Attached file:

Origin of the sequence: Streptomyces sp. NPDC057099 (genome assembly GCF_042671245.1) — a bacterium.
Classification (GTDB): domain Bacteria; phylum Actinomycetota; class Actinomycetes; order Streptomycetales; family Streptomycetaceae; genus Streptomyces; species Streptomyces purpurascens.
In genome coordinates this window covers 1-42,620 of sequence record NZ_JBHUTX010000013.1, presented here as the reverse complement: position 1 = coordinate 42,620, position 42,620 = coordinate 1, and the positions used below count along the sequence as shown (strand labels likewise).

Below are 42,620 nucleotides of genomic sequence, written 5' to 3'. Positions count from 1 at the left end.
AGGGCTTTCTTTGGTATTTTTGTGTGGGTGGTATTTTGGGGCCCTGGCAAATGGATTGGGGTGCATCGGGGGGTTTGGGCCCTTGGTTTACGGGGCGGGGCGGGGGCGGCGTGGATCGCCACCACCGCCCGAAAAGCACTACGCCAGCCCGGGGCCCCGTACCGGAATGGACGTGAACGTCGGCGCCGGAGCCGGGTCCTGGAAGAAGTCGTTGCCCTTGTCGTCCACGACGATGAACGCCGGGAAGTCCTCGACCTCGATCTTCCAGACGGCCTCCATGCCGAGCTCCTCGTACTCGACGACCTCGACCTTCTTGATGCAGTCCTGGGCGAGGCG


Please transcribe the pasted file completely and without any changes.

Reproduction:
Origin of the sequence: Streptomyces sp. NPDC057099 (genome assembly GCF_042671245.1) — a bacterium.
Classification (GTDB): domain Bacteria; phylum Actinomycetota; class Actinomycetes; order Streptomycetales; family Streptomycetaceae; genus Streptomyces; species Streptomyces purpurascens.
In genome coordinates this window covers 1-42,620 of sequence record NZ_JBHUTX010000013.1, presented here as the reverse complement: position 1 = coordinate 42,620, position 42,620 = coordinate 1, and the positions used below count along the sequence as shown (strand labels likewise).

Below are 42,620 nucleotides of genomic sequence, written 5' to 3'. Positions count from 1 at the left end.
AGGGCTTTCTTTGGTATTTTTGTGTGGGTGGTATTTTGGGGCCCTGGCAAATGGATTGGGGTGCATCGGGGGGTTTGGGCCCTTGGTTTACGGGGCGGGGCGGGGGCGGCGTGGATCGCCACCACCGCCCGAAAAGCACTACGCCAGCCCGGGGCCCCGTACCGGAATGGACGTGAACGTCGGCGCCGGAGCCGGGTCCTGGAAGAAGTCGTTGCCCTTGTCGTCCACGACGATGAACGCCGGGAAGTCCTCGACCTCGATCTTCCAGACGGCCTCCATGCCGAGCTCCTCGTACTCGACGACCTCGACCTTCTTGATGCAGTCCTGGGCGAGGCG